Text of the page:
Differential analysis and machine-learning in the detection of water leaks

By <p>Founder and Chief Technical Officer</p>

Home > News > Differential analysis and machine-learning in the detection of water leaks.

FIDO is an implementation of Neil Edward’s white paper Applying Differential Analysis and Machine Learning Techniques to Temporal Data Series in Order to Determine Fluid Leakage from Pipelines.

This abstract explains how FIDO became the practical embodiment of Neil’s work.

Water loss: A global problem

As the leakage of fresh consumer water in the water main distribution network steadily increases it is becoming a pressure point for the water companies to resolve the loss of in excess of 13 billion litres a day. Identifying leaks is only the first part of the solution. After identification the leaks then require a physical resolution and a manual excavation is the only answer.

At present large numbers of the ‘digs’ are dry and find nothing, resulting in large amounts of wasted effort. FIDO seeks to resolve this by accurately identifying the size and location of leaks in a normally pressurised system, using multiple recorded data streams and differential analysis to give unprecedented sensitivity.

Neil Edward’s solution

When multiple similar data sources are compared to each other they give much more accurate reporting of variances, like leaks, than a single data source performing absolute measurements would be able to.

Using several free-flowing small intelligent data collection tools inside water mains could therefore identify the various data signatures created by leaks and pinpoint their location.

The first free intelligent domain observer (FIDO) devices combined micro-electromechanical systems (MEMS) technology and differential analysis to accurately determine leak size and location to less than a metre.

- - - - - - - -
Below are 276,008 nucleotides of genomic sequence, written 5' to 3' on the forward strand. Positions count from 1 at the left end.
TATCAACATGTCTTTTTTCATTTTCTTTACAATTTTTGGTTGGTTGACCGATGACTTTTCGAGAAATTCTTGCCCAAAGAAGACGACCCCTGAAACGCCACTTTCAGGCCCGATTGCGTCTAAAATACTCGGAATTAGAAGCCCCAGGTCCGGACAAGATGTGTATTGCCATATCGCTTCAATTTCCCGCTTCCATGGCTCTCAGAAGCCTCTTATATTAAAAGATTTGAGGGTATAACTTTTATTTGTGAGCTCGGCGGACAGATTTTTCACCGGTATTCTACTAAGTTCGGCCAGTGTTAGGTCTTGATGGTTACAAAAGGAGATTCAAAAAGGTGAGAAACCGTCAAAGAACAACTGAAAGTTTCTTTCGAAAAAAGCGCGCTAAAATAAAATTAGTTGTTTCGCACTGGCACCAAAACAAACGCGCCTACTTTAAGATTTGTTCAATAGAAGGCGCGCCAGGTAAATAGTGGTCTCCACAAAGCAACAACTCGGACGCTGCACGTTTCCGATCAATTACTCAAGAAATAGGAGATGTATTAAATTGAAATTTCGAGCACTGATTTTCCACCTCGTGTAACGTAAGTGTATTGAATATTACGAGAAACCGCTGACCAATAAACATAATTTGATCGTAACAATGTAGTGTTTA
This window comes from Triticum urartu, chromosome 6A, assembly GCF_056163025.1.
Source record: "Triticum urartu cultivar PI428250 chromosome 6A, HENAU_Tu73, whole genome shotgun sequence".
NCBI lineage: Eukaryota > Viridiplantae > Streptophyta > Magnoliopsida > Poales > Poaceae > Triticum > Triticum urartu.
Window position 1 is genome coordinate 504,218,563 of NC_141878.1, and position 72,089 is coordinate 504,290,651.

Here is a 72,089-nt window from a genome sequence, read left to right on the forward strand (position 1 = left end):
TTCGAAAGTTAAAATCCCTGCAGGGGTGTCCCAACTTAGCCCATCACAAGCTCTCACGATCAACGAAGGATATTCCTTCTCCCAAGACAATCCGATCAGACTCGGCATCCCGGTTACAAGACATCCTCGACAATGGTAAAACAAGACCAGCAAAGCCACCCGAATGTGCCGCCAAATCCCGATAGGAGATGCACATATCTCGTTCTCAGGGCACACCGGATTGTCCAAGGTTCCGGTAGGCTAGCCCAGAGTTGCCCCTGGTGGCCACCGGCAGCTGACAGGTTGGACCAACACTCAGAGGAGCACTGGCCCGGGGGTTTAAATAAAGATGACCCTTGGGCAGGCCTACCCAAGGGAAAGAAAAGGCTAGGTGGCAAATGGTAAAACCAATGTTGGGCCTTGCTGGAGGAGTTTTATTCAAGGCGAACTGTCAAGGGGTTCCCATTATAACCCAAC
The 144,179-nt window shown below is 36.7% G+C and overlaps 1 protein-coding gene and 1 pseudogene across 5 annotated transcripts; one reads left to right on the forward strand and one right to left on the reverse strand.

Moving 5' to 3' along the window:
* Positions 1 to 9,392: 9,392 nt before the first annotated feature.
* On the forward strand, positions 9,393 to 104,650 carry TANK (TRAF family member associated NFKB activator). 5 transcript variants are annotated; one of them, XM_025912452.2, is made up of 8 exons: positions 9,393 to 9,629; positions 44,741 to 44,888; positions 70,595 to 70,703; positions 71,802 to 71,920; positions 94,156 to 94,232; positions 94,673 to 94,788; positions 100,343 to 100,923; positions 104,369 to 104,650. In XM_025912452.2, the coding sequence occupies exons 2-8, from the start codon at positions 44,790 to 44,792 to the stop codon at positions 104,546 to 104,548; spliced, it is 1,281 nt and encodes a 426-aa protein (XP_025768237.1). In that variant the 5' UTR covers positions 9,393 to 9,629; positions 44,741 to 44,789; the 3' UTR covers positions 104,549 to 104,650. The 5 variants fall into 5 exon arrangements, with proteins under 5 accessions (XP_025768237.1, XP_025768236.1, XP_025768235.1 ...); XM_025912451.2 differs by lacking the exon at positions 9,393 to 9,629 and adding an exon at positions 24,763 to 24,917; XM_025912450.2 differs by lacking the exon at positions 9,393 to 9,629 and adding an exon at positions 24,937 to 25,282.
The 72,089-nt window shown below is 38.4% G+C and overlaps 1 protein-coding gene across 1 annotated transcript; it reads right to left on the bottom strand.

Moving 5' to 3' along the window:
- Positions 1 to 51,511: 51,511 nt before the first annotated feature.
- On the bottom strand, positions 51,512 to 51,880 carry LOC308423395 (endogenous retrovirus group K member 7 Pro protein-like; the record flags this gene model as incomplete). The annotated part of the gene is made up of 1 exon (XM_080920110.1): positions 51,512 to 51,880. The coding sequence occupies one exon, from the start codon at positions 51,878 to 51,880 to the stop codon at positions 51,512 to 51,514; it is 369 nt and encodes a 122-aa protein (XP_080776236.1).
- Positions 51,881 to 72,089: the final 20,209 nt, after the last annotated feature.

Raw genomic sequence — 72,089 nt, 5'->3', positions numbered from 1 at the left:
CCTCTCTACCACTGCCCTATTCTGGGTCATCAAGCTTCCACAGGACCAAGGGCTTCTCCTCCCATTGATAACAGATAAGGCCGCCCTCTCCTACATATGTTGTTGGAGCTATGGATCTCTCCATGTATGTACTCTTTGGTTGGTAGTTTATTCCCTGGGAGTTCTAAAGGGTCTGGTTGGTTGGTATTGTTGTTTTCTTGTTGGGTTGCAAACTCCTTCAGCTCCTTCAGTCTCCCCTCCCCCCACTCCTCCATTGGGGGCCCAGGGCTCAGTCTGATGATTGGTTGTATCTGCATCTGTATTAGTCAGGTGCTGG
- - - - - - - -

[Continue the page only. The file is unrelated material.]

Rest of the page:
Proof of concept

Three FIDOs were deployed a few metres apart, each simultaneously collecting movement (rotation, acceleration, turbulence), audio, visual and pressure information for the duration of their journey inside a test pipe section.

The data was then uploaded to a cloud analysis platform for processing and the output was a marked up .fid file for importing in to such applications as Unity3D, processing.org and Google Maps to display the specific geographic locations for the ground works needed to fix the leak as well as a virtual in-pipe fly through.

A number of post collection techniques were used to analyse the data collected by the FIDOs on their different paths through the pipe. And because the multi path data analysis uses variances, not absolutes, it was much more accurate on leak location and size.

As FIDO acquires more and more real fix data the machine-learning algorithm is improving and re-applying old data to look for other data patterns. For example; running successive tests at different pressures can identify optimum operational pressure.

FIDO today

FIDO is designed to act as both a stand-alone product or a decision support and verification tool to supplement top level network analysis tools and identify with the best accuracy possible the physical locations of leaks and their size.

FIDO does not require highly skilled operators in the field. FIDO is part of the engineer’s diagnostic tool kit.